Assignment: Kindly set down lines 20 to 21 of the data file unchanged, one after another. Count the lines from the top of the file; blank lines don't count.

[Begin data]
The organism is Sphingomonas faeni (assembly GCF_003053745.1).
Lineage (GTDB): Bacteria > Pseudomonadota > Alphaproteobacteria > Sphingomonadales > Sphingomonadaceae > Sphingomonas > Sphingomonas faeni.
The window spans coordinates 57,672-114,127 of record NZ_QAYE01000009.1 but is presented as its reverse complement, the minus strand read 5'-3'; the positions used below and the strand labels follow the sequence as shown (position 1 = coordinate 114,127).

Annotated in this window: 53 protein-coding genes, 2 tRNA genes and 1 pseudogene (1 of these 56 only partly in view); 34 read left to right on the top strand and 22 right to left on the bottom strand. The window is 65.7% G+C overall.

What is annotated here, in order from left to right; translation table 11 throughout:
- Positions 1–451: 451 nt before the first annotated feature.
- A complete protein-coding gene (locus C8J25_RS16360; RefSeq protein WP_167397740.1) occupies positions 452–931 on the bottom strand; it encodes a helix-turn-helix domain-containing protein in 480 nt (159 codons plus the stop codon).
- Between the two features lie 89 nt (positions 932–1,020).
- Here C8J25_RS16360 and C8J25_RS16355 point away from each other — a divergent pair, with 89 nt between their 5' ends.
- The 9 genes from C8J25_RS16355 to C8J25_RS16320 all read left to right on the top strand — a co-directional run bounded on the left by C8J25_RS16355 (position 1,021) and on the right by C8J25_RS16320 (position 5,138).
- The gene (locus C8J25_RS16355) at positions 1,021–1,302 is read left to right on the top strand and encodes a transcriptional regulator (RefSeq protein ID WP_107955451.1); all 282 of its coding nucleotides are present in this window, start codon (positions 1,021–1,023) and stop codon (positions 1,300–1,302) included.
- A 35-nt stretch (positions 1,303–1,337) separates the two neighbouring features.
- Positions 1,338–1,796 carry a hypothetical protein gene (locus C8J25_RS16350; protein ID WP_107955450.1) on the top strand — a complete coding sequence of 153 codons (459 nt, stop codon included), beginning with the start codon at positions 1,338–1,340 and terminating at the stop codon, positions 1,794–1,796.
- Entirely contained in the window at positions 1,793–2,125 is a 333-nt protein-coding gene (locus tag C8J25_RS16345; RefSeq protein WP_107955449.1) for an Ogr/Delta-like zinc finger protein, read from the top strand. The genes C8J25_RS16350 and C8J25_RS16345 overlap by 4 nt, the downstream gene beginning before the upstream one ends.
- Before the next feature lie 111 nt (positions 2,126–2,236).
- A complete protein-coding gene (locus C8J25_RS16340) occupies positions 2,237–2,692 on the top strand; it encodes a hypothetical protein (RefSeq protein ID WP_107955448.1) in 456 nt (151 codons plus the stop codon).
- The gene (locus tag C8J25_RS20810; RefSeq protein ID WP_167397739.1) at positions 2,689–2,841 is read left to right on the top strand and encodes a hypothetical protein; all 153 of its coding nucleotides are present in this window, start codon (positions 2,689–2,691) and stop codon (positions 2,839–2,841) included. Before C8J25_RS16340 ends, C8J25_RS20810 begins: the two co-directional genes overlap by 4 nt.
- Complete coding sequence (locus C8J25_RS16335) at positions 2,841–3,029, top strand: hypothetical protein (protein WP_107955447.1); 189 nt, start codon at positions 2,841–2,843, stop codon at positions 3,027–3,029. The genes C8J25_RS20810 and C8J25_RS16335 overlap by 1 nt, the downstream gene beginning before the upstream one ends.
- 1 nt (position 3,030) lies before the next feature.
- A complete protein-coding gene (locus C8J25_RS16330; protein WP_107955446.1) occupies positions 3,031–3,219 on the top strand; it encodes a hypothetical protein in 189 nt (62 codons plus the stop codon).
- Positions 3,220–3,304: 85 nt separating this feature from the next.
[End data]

- A complete protein-coding gene (locus C8J25_RS16330; protein WP_107955446.1) occupies positions 3,031–3,219 on the top strand; it encodes a hypothetical protein in 189 nt (62 codons plus the stop codon).
- Positions 3,220–3,304: 85 nt separating this feature from the next.